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R.R.Singh v. State - WRIT - C No. 28849 of 1990  RD-AH 14835 (30 August 2006)
Civil Misc. Writ Petition No.28849 of 1990
Ram Raj Singh
State of U.P. and others
Hon'ble Anjani Kumar, J.
Heard learned counsel for the parties.
The petitioner has challenged the order dated 15th February 1990 passed by the prescribed authority under the provisions of U.P. Imposition of Ceiling on Land Holdings Act, 1960 (hereinafter referred to as the Act) and the order dated 17th September 1990 passed by the appellate authority. In response to a notice issued to the petitioner purporting to be under Section 10(2) of the Act the petitioner submitted his reply and objection that there was no details in the notice inasmuch as the matter has already been adjudicated upon when previous notice was issued to the petitioner on 26th July 1977. Petitioner's appeal was allowed by the appellate authority on 4th January 1978 and it was held by the appellate authority that nothing surplus has been found with the petitioner. The order passed by the prescribed authority, however, makes an observation which reads as under:-
"It is clear that this will not prevent the State from making further enquiry, collecting proper evidence and reopening the case of the petitioner under Section 29 and 30 of the Act and declaring surplus land of the petitioner, if any, according to law and according to the definition of irrigated land in clauses second and third of section 4-A of the Act."
The State, denying the aforesaid, submitted that this notice has been issued in order to determine the petitioner's irrigated and unirrigated land on the basis of material collected in terms of the order dated 4.1.1978. The prescribed authority before whom objection was raised in pursuance of notice dated 1st September 1989 found that the objections filed by the petitioner are baseless and declared 1-17-0 hectares of land in terms of irrigated land as surplus. Aggrieved thereby the petitioner preferred appeal which has been dismissed by the appellate authority. Thus this writ petition.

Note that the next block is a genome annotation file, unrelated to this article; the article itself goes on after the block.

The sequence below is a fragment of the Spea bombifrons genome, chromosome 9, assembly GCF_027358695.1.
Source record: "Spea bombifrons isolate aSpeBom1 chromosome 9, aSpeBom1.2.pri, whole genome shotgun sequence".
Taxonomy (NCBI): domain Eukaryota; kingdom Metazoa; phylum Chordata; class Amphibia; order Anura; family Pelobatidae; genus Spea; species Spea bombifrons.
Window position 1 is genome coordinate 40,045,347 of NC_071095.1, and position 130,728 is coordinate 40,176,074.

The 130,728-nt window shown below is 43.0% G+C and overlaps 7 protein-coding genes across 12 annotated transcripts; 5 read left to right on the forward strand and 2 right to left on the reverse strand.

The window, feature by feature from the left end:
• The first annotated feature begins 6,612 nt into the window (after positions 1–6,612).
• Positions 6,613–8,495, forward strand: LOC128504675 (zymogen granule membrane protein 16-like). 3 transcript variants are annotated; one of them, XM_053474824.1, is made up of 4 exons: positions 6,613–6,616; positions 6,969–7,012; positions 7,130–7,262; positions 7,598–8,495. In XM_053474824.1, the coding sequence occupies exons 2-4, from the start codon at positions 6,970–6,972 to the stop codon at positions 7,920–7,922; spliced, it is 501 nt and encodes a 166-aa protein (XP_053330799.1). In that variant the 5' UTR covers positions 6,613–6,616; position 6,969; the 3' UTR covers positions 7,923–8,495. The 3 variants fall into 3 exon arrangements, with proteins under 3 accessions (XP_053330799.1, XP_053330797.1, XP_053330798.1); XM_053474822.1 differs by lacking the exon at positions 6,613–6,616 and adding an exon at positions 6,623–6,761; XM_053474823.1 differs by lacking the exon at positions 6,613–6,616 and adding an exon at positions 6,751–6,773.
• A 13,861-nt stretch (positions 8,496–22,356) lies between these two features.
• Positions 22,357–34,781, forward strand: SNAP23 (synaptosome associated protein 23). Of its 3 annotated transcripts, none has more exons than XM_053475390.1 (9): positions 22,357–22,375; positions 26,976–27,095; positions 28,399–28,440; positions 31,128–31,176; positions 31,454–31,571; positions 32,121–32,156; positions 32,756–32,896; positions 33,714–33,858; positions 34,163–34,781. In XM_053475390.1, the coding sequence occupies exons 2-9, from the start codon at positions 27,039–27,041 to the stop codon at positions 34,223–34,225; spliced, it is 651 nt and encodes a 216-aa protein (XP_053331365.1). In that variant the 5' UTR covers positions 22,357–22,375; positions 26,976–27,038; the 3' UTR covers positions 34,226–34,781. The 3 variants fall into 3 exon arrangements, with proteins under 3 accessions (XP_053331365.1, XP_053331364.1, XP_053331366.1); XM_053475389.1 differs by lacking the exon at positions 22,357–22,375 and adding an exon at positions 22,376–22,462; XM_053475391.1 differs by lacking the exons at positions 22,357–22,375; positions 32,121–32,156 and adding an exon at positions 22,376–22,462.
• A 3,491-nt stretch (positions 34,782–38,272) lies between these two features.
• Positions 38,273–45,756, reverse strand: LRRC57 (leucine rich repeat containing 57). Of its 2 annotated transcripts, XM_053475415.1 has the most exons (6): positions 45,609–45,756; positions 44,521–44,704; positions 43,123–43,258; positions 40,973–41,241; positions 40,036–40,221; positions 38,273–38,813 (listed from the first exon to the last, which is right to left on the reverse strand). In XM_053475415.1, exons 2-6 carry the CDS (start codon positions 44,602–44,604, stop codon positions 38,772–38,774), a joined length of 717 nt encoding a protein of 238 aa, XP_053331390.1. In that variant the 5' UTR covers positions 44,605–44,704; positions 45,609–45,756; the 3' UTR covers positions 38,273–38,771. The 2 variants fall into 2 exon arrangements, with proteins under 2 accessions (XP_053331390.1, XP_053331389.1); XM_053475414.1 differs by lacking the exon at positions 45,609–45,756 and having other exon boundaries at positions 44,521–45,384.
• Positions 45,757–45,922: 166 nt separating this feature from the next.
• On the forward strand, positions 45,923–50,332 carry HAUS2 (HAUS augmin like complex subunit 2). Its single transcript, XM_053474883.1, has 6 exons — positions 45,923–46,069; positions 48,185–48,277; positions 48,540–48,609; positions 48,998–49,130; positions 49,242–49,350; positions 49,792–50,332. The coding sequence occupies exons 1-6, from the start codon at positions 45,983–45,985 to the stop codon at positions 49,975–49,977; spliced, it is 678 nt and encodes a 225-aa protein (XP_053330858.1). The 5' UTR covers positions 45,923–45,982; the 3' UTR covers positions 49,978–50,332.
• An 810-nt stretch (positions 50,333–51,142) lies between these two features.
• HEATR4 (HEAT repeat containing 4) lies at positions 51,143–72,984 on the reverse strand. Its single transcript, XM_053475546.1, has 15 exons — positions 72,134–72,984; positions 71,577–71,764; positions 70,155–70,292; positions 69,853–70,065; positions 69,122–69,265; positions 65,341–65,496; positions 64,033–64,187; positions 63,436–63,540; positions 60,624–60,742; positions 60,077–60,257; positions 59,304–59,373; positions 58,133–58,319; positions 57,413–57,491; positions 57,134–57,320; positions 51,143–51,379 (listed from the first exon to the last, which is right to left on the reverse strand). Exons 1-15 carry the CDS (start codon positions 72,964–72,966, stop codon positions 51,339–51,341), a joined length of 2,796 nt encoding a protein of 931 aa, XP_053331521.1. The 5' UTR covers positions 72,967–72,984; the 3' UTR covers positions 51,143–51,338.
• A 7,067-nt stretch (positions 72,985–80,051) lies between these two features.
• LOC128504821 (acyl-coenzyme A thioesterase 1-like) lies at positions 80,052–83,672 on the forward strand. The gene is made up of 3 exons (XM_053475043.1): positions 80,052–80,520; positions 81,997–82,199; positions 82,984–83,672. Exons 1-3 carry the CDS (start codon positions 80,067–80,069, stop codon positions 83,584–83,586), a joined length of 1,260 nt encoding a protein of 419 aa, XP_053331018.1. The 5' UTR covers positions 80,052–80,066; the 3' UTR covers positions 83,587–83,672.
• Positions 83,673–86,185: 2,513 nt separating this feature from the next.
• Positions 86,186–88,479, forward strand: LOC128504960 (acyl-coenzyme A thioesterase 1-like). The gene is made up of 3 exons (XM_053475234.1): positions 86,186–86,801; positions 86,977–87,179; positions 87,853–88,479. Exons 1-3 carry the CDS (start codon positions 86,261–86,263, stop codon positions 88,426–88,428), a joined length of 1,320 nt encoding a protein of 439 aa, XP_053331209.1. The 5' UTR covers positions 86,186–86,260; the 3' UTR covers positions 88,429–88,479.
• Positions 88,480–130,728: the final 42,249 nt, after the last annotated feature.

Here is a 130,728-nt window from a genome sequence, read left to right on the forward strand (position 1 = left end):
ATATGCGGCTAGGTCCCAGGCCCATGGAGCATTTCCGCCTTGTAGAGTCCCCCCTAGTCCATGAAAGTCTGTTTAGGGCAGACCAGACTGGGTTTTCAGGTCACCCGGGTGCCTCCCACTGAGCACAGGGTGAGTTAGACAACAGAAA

Learned counsel for the petitioner argued that the second notice dated 1st September 1989 was without jurisdiction as none of the conditions prescribed under Section 29 of the Act are present. The next argument advanced by the learned counsel for the petitioner is that the decision earlier given by the prescribed authority and the appellate authority adjudicating upon the surplus land acted as a bar in terms of principle of re-sjudicata and thirdly on facts the findings are perverse. Learned Standing Counsel has argued that mere mention of wrong provision will not invalidate the notice in terms of decision reported in 1992 (2) SCC 323. He has further submitted that even assuming the provision is wrongly mentioned it is in pursuance and in view of subsequent material that this notice has been issued. To me it appears that it is not open to the petitioner, in existence of order passed by the appellate authority dated 4th January 1978 which has not been challenged by the petitioner and which has become final, to raise this objection regarding issuance of notice.
Now coming to second objection raised by the petitioner that second notice would be barred by res-judicata. The prescribed authority and the appellate authority has considered this aspect and it cannot be said that second notice is barred by principle of res-judicata. On the finding of facts both the authorities have given their finding which is concurrent and nothing has been demonstrated by the learned counsel for the petitioner that the same is perverse and suffers from any illegality so as to warrant interference by this Court in exercise of jurisdiction under Article 226 of the Constitution of India.
In view of what has been stated above I do not find any force in this writ petition and the writ petition is dismissed.
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